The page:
Climate Action

Tesco launches new trial for plastic-free fruit and veg

In a bid to cut down on packaging waste, Britain’s biggest retailer is beginning a trial to remove plastic from a selection of fruit and vegetables.

  • 26 March 2019
  • Camilla Watkiss

In a bid to cut down on packaging waste, Britain’s biggest retailer is beginning a trial to remove plastic from a selection of fruit and vegetables.

The month-long pilot began yesterday and will take place in two of its Extra stores; Watford and Swindon. The trial includes apples, avocados, bananas, mushrooms and peppers - 45 items in total will become free from plastic packaging.  

It was around this time last year that Tesco announced it would ban hard-to-recycle plastic packaging by 2019, and all packaging would be fully recyclable by 2025.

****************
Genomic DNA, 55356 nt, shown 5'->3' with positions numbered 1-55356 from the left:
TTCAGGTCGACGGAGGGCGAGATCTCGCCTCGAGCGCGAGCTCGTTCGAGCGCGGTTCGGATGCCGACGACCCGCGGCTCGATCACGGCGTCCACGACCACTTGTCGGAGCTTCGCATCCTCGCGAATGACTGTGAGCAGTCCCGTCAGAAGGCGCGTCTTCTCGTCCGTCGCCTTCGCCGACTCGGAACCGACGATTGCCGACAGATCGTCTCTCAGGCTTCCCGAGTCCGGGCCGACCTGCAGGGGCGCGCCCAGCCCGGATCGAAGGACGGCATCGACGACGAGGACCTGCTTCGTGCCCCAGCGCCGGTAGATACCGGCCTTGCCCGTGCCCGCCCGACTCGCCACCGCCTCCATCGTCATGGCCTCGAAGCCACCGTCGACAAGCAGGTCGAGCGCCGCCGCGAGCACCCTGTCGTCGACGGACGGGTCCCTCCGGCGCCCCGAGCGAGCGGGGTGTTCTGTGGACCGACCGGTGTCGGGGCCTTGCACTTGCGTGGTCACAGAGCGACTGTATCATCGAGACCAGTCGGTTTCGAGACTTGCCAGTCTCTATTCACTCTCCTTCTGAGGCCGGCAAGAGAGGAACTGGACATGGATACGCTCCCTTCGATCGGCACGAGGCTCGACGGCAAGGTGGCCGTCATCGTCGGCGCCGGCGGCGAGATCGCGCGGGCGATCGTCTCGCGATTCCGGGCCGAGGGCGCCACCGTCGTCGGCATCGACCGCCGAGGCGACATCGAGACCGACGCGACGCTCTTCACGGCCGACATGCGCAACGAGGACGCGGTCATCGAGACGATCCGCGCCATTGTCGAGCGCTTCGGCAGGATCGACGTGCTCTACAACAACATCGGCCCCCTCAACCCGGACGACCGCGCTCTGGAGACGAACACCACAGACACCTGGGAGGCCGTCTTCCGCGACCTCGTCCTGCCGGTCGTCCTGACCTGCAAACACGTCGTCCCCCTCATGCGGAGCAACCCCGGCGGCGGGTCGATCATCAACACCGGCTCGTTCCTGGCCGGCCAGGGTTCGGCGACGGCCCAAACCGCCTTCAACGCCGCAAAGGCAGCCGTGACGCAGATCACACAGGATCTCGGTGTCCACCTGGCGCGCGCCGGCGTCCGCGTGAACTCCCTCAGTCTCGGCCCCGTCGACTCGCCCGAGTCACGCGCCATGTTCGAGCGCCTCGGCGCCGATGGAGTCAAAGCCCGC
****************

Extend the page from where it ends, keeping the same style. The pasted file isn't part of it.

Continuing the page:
Director of Quality at Tesco, Sarah Bradbury, states: “We want to remove as much plastic as we can from our products, only using what is necessary to protect and preserve our food.”

The supermarket is hopeful that this trial will prove popular with customers. “We’ll be keeping a close eye on the results, including any impact on food waste” added Ms Bradbury.

Tesco is not the only UK supermarket to take initiative in reducing its plastic waste. In January, Morrisions announced it would introduce a two-month trial of new paper bags and raise the cost of its plastic bags to 15p.  Marks & Spencer launched over 90 lines of loose fruit and veg in the same month. Iceland announced in February it has plans to revert back to a traditional greengrocer approach, with packaging-free fruit and vegetables as part of its effort to eliminate plastic by 2023.

In 2018, a report from The Guardian revealed that Britain’s leading supermarkets create nearly 1 million tonnes of plastic packaging waste every year.

“Over 12 million tonnes of plastic enters the world’s oceans every year and the retail industry can no longer ignore the plastics tidal wave which is coming our way,” said Richard Walker, managing director at Iceland.